Eze Jackson sits down with “Baltimore Club Queen” TT the Artist to discuss being women in a male dominated music industry, how money impacts artistic production, and her love for Baltimore Club music
Please help us make real news!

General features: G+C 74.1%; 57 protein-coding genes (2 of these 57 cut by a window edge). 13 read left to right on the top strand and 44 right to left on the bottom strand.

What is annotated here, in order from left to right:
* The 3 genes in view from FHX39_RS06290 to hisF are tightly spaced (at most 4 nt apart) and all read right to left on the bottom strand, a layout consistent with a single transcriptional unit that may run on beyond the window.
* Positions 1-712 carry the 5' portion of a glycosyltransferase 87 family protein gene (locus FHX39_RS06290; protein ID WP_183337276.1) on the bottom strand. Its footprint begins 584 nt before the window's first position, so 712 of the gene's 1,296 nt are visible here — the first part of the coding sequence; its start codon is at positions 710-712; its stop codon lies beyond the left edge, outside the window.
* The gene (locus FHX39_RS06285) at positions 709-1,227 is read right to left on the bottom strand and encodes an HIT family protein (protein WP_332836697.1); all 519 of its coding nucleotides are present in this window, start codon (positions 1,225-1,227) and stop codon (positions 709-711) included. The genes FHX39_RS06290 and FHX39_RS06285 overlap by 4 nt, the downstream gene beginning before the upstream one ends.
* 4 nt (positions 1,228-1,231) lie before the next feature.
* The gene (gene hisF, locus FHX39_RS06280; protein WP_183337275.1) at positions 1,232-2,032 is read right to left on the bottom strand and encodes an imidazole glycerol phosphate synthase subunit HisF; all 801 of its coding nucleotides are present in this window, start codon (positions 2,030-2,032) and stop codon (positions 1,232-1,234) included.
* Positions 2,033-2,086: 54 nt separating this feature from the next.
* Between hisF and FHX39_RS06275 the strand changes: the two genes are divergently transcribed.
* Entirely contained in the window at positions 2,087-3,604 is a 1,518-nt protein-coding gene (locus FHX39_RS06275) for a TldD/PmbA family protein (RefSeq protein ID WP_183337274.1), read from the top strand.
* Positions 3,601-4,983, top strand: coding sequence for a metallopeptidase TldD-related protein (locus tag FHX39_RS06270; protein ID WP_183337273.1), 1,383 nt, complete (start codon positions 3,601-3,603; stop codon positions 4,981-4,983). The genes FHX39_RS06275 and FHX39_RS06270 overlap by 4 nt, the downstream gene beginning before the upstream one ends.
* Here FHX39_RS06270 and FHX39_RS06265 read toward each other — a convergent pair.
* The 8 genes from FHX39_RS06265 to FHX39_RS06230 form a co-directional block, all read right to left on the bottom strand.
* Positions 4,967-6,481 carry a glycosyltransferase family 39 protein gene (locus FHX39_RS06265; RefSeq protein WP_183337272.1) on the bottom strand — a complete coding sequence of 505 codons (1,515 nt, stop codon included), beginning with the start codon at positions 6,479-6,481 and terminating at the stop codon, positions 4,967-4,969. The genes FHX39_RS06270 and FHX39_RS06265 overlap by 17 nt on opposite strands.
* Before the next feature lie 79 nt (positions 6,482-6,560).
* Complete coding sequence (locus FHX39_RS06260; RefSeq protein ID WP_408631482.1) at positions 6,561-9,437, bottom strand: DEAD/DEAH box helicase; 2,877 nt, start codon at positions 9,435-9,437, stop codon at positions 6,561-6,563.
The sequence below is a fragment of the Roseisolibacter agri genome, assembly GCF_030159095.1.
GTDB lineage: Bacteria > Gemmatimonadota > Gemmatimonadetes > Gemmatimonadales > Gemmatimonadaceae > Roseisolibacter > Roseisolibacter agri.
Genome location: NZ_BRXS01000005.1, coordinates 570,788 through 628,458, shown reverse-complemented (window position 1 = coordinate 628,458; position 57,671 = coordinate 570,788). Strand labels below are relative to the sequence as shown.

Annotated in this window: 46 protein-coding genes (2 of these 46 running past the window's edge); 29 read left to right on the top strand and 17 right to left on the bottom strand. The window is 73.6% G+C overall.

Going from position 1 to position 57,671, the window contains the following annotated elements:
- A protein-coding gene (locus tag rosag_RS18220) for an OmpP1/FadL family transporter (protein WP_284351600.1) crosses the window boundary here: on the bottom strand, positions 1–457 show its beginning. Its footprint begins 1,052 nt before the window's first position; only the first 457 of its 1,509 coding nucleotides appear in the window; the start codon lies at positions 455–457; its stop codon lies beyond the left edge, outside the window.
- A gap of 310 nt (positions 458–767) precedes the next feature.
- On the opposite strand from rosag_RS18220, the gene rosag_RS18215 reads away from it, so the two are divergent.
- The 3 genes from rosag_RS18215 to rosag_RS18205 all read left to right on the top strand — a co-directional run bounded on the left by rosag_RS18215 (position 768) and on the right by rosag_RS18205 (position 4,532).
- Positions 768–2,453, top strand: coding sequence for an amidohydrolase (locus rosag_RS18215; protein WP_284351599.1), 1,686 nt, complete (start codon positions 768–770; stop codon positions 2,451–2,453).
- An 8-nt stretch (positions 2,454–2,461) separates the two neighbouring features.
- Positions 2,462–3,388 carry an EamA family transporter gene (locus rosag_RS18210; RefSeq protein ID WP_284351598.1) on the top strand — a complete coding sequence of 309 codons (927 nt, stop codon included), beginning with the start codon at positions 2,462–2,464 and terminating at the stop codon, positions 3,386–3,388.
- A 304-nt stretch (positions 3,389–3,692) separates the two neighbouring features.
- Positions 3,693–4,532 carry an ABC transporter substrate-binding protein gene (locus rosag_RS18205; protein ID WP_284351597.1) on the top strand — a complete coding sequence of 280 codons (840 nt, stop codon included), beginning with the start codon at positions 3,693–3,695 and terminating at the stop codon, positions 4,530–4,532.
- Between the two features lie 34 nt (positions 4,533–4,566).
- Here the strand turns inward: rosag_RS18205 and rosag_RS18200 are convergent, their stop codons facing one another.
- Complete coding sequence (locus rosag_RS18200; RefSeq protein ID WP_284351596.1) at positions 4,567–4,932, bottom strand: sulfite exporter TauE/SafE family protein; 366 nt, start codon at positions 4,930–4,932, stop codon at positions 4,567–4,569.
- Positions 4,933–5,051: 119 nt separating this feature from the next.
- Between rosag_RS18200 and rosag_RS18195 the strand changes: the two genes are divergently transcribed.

EZE JACKSON: What’s up y’all. Welcome back for another episode of The Whole Bushel on The Real News Network. I’m your host, Eze Jackson. Today’s guest is actually one of my favorite artists, independent recording artist, a self proclaimed club queen, TT The Artist. TT THE ARTIST: What’s up. EZE JACKSON: Welcome. TT THE ARTIST: Thanks for having me. I’m so excited. EZE JACKSON: Yeah, no doubt. I know. It’s been awhile I’ve been trying to get you in here. TT THE ARTIST: I know. We worked it out, though. EZE JACKSON: We made it happen. You like the crabs? TT THE ARTIST: Oh, they’re so good. I’m enjoying myself right now. EZE JACKSON: Word, word, word. So, I wanted to talk to you about, right now, and there’s been talks about this for a while now, the misrepresentation or lack of representation, of women in Hip Hop. What do you see as that barrier? What is the reason for some of that? TT THE ARTIST: I believe the industry in driven by male, in particular the Hip Hop industry, which is the field that I’m in. Also, now getting into the dance world, I think it’s predominantly ran by males. I think there’s a lot of sexism that comes into play in gender, and roles and how we define that. I think, ultimately, in this business men can tend to be intimidated by a woman. Especially, a strong, independent woman who comes with a lot. Meaning, she’s educated, she’s seasoned, she’s a professional. A lot of people don’t know how to process that, you know? Because, in our society, women have a certain role they play. I think, for me, a big part of the game is really just trying to define my own lane. I think the lane I’m in is, I’m a Hip Hop artist, I rap. I’ve been rappin’ since high school and I understand the history of it. I understand how to create bars. I also understand that there’s such a big world out there for me and platform. So, for me, I’m trying to really get into a lane. A universal lane. I don’t want my music to be boxed into one specific thing because I’m not a boxed in person. I’m a artist. I paint. I’m a lover of culture. For me, I just wanna see myself on the highest platform that I can make it to. I definitely think there’s an issue with sexism in the industry. Now, women are starting to say, well forget you opening the door for me. I’m gonna create my own door. EZE JACKSON: That’s what I was gonna ask you. Do you see where, the fact that independent artists now can create their own lane. Do you see that as an empowering moment right now for a female artist, for women? TT THE ARTIST: Absolutely. It’s kinda like we’ve been given no choice but to do that. It’s almost like you keep asking people for favors and getting a lot of no’s. So at the end of the day, you cannot keep beating yourself up and making yourself feel like you’re not good enough. ‘Cause there’s nothing really wrong with you, right? You have to get into a place where you can take that as inspiration and just use it as fuel to create and define who you’re gonna be. So, that’s why I say, you’ve kinda put us in a corner where we’re in the box, and we can’t get out. No doors are being opened. So, you gotta start connecting with other female artists and building those bridges and saying, well if you do PR and I do music, how can we use each other? You’re a dancer and you’re a director. How can we use each other? Because, as we can see, even during the Woman’s March, do you know how women shut down social media? I never seen that many memes and posts on social media. They shut down streets, blocks, cities, all around the country. Women. So for me, it’s like to deny us of our place, our proper place and the platforms that we need to be just as great as our male counterparts, it’s a shame. Therefore, I know I stand for women coming together in any way we can. It doesn’t mean that we’re not gonna beef and fight. People fight. I don’t even think it’s like women are catty. It’s like if you grow up around somebody and you guys have different upbringings, y’all just might not like each other. But, can we find something that we can… EZE JACKSON: Some kind of common ground. TT THE ARTIST: Exactly. Don’t call me a bitch. Don’t call me a bitch. Don’t call me a bitch. Don’t call me a bitch. You can call me a queen. You can call me a queen. You can call me a queen. You can call me a queen. Don’t call me a bitch. Don’t call me a bitch. Don’t call me a bitch. Don’t call me a bitch. You can call me a queen. You can call me a queen. You can call me a queen. You can call me a queen. They call me a bitch, ’cause I call the shots. They say I ain’t workin’ but look at what I got. They call me a hoe, ’cause I’m on top. Just know that you gonna see me never in the same spot. Keep runnin’ they mouth like yada yada ya. Just closed another deal so what they talkin’ bout? Lately I’m like fuck it, I’m ’bout to start a ruckus. Fuck all that fake shit. All that nippin’ and tuckin’. I’m somewhere in the clouds and I ain’t comin’ down. I’m comin’ to your city and I’m runnin’ your town. I make this look easy. I do it with style. You need to bow down and give me my crown. Started at the bottom. Worked my way up. All about this paper now it’s time to pay up. This is for my sisters. Fuck all them dirty dishes. Rockin’ suit and ties we ain’t cookin’ in no kitchen. Don’t call me a bitch. Don’t call me a bitch. Don’t call me a bitch. You can call me a queen. You can call me a queen. You can call me a queen. You can call me a queen. Don’t call me a bitch. Don’t call me a bitch. Don’t call me a bitch. Don’t call me a bitch. You can call me a queen. You can call me a queen. You can call me a queen. You can call me a queen. Now I’m gonna have to break this down like this. Let’s go. Hold up. I ain’t your gal or your mammy. Deep down I know you can’t stand me. Shout out to Viola Davis. We gon’ keep winnin’ these Emmies. This for my Halle Berry, Taraji’s, Oprah’s and rookies. Keep on breakin’ them molds. I’m lookin’ fly call me cookie. Yeah, I’m callin’ the shots. Whether you like it or not. Who gon’ check me, boo. I got a new attitude. I’m at my all time high. Feel like I’m Nikki and B. I think I’m feelin’ myself. It must be my new weave. I blame it on Amber Rose for why I’m shakin’ my ass. No need to slut shame me. Now, I can twerk it with class. I work to get what I got. I’m headed top of the charts. Suit and pump I’m a shark. I’m a mike Mona Scott. Check the ratings on top. Yes, that Love and Hip Hop. Ain’t no stoppin’ me now. I stood out of the crowd. Didn’t fuck with me then. Bet ya fuck with me now. Heavy the head with the crown so all you suckers bow down. Don’t call me a bitch. Don’t call me a bitch. Don’t call me a bitch. Don’t call me a bitch. You can call me a queen. You can call me a queen. You can call me a queen. You can call me a queen. Don’t call me a bitch. Don’t call me a bitch. Don’t call me a bitch. Don’t call me a bitch. You can call me a queen. You can call me a queen. You can call me a queen. You can call me a queen. That’s dedicated to all my queens out there. Keep wearing your crown and keep your head up. Let’s go. TT the Artist. Woop. EZE JACKSON: I’ve enjoyed a career in politics, and now getting enjoy, entertainment and music a little bit and one of the parallels that I’ve noticed is the influence of money. TT THE ARTIST: Right. EZE JACKSON: Give me some of your thoughts on that in terms of how it relates to politics in music. Because as Indie artists there’s a false narrative that we can, In a lot of ways, we can do it on our own. It takes a lot of grind to do that. But then there’s a false narrative that if you get with a record label that has the money and the backing, then you can be successful. In all reality, a lot of those same corporations that we don’t like what they’re doing socially and economically, a lot of those same corporations are endorsing the mumble rappers and the artists that promote violence and all that kind of stuff. Give me your thoughts on that. We were talkin’ a little bit about it earlier. TT THE ARTIST: Well, I mean there’s so much to cover. I don’t even know what a mumble rapper is, to be honest. I think when it comes to music and genre, I get what people are saying about the new wave of artistry. In the same breath, I just think there’s no way around a lot of these things, in terms of the money. So, when I say there’s no way around it, so, you have consumer, you have artist, you have corporation and I think it’s this one big circle. On one hand you’re like, “Uh, I’m not getting my money. I’m not gonna take this record deal. I’m not gonna sell out. I’m not gonna do this.” But, on the other hand, you’re subscribed to Netflix. You’re subscribed to your internet service. You’re subscribed to a cell phone, Apple phone. You’re subscribed to buying Macbooks. You’re subscribing. Subscriptions, right? So, you can’t take the money but you can give them the money? I think that was just a genius moment to say that. But, I never really thought about that. In the same breath, we’re saying, don’t take their money. We’re giving them our money. So, do you not think I wanna take some of my money back from my years of subscribing to the stuff, the content that you’re feeding me? You get what I’m saying? I think that it’s like there’s no real way around it, so you gotta really find what works best for you. So to speak, to answer your question, there is a narrative also. There’s another false narrative. There’s a false narrative that if you do sign with the record label then you’re doomed. That is a false narrative because at the end of the day, record labels are still here. You know what I’m sayin? But, what they’re gonna have to start doin’ is changing the way they structure their deals. Or else, no, there will be no room for a record label. So, that is happening right now. That, I believe, is happening. These labels, artists are coming to the table with demands, but here’s the thing, now a days you can’t even get approached by a record label until you’ve experienced a certain amount of independent success. So therefore, you really ultimately do have the power in some way… EZE JACKSON: The days and talents are gone. TT THE ARTIST: Most labels aren’t offering deals unless you already made a certain amount of units, because no one wants to just waste their money. Put money on you and then go in the whole. Then you get shelved because you couldn’t recoup that advance money they gave you back. Or you got boxed in because they wanted you to make a certain type of record, and you didn’t want it. So, I really think it’s about finding what the best model works for you. EZE JACKSON: I wanna talk about this movie that you’re talking about making. Now, you’re moving over into film. TT THE ARTIST: Oh, yeah. EZE JACKSON: You’re making a movie about the Baltimore Club music genre. TT THE ARTIST: Well, I wouldn’t say I’m even moving over to film and things because I wouldn’t say I’m even moving over to film because what a lot of people don’t probably already know, is a majority of my music videos I produce are self directed. Self produced. I’ve edited them. Very much so involved in every process of my marketing, visuals. But, for the first time for me, I think that I’m moving in more of a serious direction to actually establish myself as a director. I don’t know where the road’s gonna lead me but the film that I’m working on is called Dark City Beneath the Beat. I’ve been really trying. I had a lot of false starts. Trying to really understand how to create a film. Be an independent filmmaker, budgeting and all those things that I wasn’t really familiar with, and working with the right people. So, I think what this film is about, is the culture of Baltimore Club. It’s not from a historical standpoint, necessarily. I wanted to offer some sort of entertainment and my main inspiration behind doing the film is to uplift the narrative of Baltimore and showcase this dynamic culture that we have here that the world should see. That it’s not just what the world knows with the wire and Baltimore being a city of violence. I wanna show people, this community is, this is something very special in this community. So, basically since we will be developing an all original soundtrack, we’re using all original content for the music that’s focused around Baltimore club culture. Certain genre of music and working with local artists because being an artist myself that has traveled, I like to offer the platform for other artists locally to get on these records, and get in this film, and have a spotlight to showcase the talent here. That’s what I wanna do with this film. I really wanna shed a light on the talent here in Baltimore. EZE JACKSON: Awesome. What made you submerge yourself in Baltimore Club music. What was it about Baltimore Club music? TT THE ARTIST: It was a natural thing. I grew up in Florida and I was very influenced by Miami Base music growing up. When I could, at a certain point when I was in high school, and I was able to go to School of Dance, I used to love to dance. Miami Base music like Uncle Luke, 69 boyz, 2live Crew, QuadCity DJ’s, I was really into that growing up. Also, 90’s dance music. So, for me, when I first experienced Baltimore club music, I really found that the break beating and the tempo was very familiar and nostalgic. What we about to do right now. You about to take it to Baltimore. You better take it to the club. TT the Artist. Let’s go. We came to party. Let me see ya. Let me see ya. Let me see ya. Let me see ya. Let me see ya. Let me see ya. Let me see yeah. One, two, three. Work it. Let me see you work it, work it. Let me see you work. Let me see you work it, work it. Let me see you work. Y’all ready? I don’t know about y’all but I came to party tonight. Let’s go. One, two, three. Work it, work it, work it, work it, work it, work it, work it, work it, work it, work it, work it, work it. Club queen. Let me see you work. Let me see you work. Let me introduce myself. I’ma kill it off the rip. I’m the new club queen. RIP J. Swift. Know you shining from above so I’ma represent. This that mighty angianni on that B-more tip. Got the gas I got the juice. Get off my back and let me loose. Run the club me and my crew runnin’ Terry TSU. I be puttin’ in that work ain’t no way that I can lose. Mike drop the cherry hills got you rockin’ out your shoes. Let me see you work it, work it, work it, work it, work it, work it, work it, work it. Hold up. Club queen. Let me see you work. Let me see you work. Let me see you work. Club queen. Let me see you work it, work it, work it, work it, work it, work it, work it, work it. Club queen. Let me see you work. Let me see you work. Let’s go. All my homies off the chain. Gonna make the ladies shake. Party girls, naughty girls they just want they pussy ate. BMore club show us love so you know we bout that take off. Party East to West, yeah you know we ’bout to rock on. Hottest on the block, y’all show y’all how we rock. Every time we go hard, she back it up. Hold on I got you back. Haters we ain’t got time for that. She working like that ass is fat. Now work it for me. Front to back. Rock, rock rock to the beat now. Rock, rock, rock. Rock, rock rock to the beat now. Club queen. Let me see you work. Let me see you work. Let me see you work. Club queen. Rock off rock off rock off. Rock off rock off rock off. Shake off shake off shake off. Club queen. Let me see you work it work it work it. Work it work it work it. Alright we ’bout to shout out some people we know. What up Black. What up Broad. What up Scotty. What up Shawn. What up Cement. Pork chop and grits ain’t your baby in the mix. Schwartz James and Pierre not to burden 808, BMore club DJ’s Mike Massey [inaudible 00:18:06] say what, King Tut, Johnny Blaze, Benny Sticks, DJ Klass, Stank Rock, Rob Rock, K-Swift, this that real club shit. You can screw yourself up independently and through the majors if you’re not doing your due diligence and researching things you need to know about how to survive, and how to sustain yourself as an artist. So, it’s just so many things that I could touch on with that but, in summary, like I said you gotta really find the route and model that is gonna work best for your career. You know what I mean? EZE JACKSON: Yeah. TT THE ARTIST: Some people wanna be Beyonce. EZE JACKSON: Right. TT THE ARTIST: And some people just wanna be touring artists. I always tell artist’s first, define what type of artist you wanna be. Do you wanna be a mega artist? Or do you wanna be just that guy that does his own independent tours and makes money off tours.? Do you wanna make hit records and work with these big, you know, because it’s different machines. You know what I’m saying? EZE JACKSON: Yeah, it took me a while to answer that question for myself, you know. After hitting the road a few times I was like “Oh, I like touring.” I’m not pressed to be on the radio. If I can go on the road and have my base there and live off that, it’s fine. But, that’s a great point. A lot of artists have to decide what they wanna do and who they wanna be. I think in Hip Hop there’s a lot of pressure, today, to, I guess for a while there’s been a pressure to follow a wave. Well, if everybody’s rappin’ like this, this is how I should rap. For everybody that’s dressing this way is how I’m gonna dress. I like the fact that you never had that, from my eyes. TT is TT. I can’t really say TT is somebody else. TT THE ARTIST: Right. Is my mic on? TT. Going in club queen in the bitch. Everybody get to talking when you runnin this shit. Been across the world par lait with the French. I was out in LA on some LA shit. Fuck a co-sign I’m a self made bitch. Let them blogs fill your head up. Now you think you legit. Wanna talk money, roll with the budgets. I been in rotation from Berlin to London. Friday to Sunday. I’m gone for the weekend getting this money. The only language I’m speaking. These labels wanna sign you when you already major. [inaudible 00:20:30] got you feeling like you need a full validation. I was spittin bars before Twitter and Facebook. Everybody got opinions when they ain’t what you made of. Never ask for no favors. Some of y’all too complacent. You scared of success I got the keys and they major. Shout out to Cali, I be out in Miami but I’m from Bragg county so shout out to my family. Hope my granny live long enough to see me with Grammy’s. Gave myself a crown now these niggas can’t stand me. Oh you think you know who the fuck I am. Go on and check the scoreboard see where the fuck I land. Started broke with a dream rolling with the same clique. New edition to the team, you right, I ain’t the same bitch. Funny how the same niggas that be hatin’ on the low. All in my inbox blowin’ up my phone. These days don’t talk. I just show them bank rolls. Slow and steady wins the race so I guess I’m on a roll. Give ’em what they want. Give ’em what they want. Give ’em what they want. Give ’em what they want. Give ’em what they want. Give ’em what they want. Give ’em what they want. Give ’em what they want. Hold up. Lock and load. I’m in my zone. Another phone conference. Shout out to my sponsors. Know you hear my shit and be like that shit bumpin’. Know you on my timeline but leave no comments. Know you talk about me if you hate it or love it. When your name come up, ain’t no discussion. I know you thinkin’ damn, how she do that. I know you want the secret ’cause you wanna be where I’m at. I’m gone every weekend, I don’t hear the chit chat. Made it out the barrel I don’t fuck with your crabs. I know you want attention. I don’t give you know rap. Everybody’s so trapped but never been to the trap. Stacks in my pocket lookin’ like a game of Tetris. Kept the seat warm now I’m the up next bitch. I don’t wanna chill with you, bitch this ain’t Netflix. Kept it 100, now I don’t roll with yes miss. If I ain’t the illest then tell me who is. Sometimes you gotta boost yourself when nobody will. Give ’em what they want. Give ’em what they want. Give ’em what they want. Give ’em what they want. Give ’em what they want. Give ’em what they want. Give ’em what they want. Hold up. Show ’em bank rolls. Show ’em bank rolls. Show ’em bank rolls. Show ’em Show ’em bank rolls. Show ’em bank rolls. Show ’em bank rolls. Show ’em bank rolls. Show ’em show ’em bank rolls. Show ’em bank rolls. Show ’em bank rolls. We gonna show ’em bank rolls. Show ’em bank rolls. Show ’em bank rolls. Let’s go. Show ’em bank rolls. Show ’em bank rolls. Show ’em bank rolls. Show ’em bank rolls. Show ’em bank rolls. Show ’em bank rolls. Show ’em bank rolls. Show ’em bank rolls. Show ’em bank rolls only talking business. Anything I want know I’m gonna get it. Anything I start, know I’m gonna finish. Rockin’ right now when I know ya feel me. Show ’em bank rolls only talking business. Anything I want know I’m gonna get it. Anything I start, know I’m gonna finish. Rockin’ right now when I know ya feel me. EZE JACKSON: Are there women in Hip Hop or in History in general that you look up to? Or that inspire you? TT THE ARTIST: Absolutely, and to even talk about what you were saying, it’s kinda like the way of things. I still feel like an underdog. I feel like because I’ve just been trying to stay true to who I am it’s taken me longer. I could of easily went a certain direction, but for me, defining who I wanted to be and when I do reach that certain level of success, that longevity that I want, knowing that I made this and that no one can take it away from me because I built this. There’s so many influential women and right now, I’m influenced by a lot of people. Women in different arenas like Maxine Waters in politics. My every day friends. From a musical standpoint of course classics like the Lauryn Hills and the Queen Latifahs. Queen Latifah just on a level of being a female mogul. Oprah. I look up to these type of women. You know, even Mona Scott, the creator of the Love and Hip Hop series. A lot of people don’t get into the reality show but, it’s no different from Jerry Springer. My grandmother loves Jerry Springer, by the way. I like the fact of a Black woman even being able to compete on that level. These are the type of people that inspire me. Actresses and every day women that’s out there fighting for things that they believe in. I can find joy in all those different types of women, you know what I’m sayin? So, I just wanna be one of those people that people can also look at that way. EZE JACKSON: Yeah, definitely. I feel that’s where it is from where I’m looking at. I wish you continued success. Keep on rockin’. Yeah. I think that’s it as far as the interview. I’m ready to go in with these crabs so we’re gonna wrap this thing up. Thanks for rockin’ with us again for another episode of The Whole Bushel on the Real News Network. Follow us online on Facebook, on Twitter and YouTube. You can find more about TT’s music if you look below this video. I will see you next time.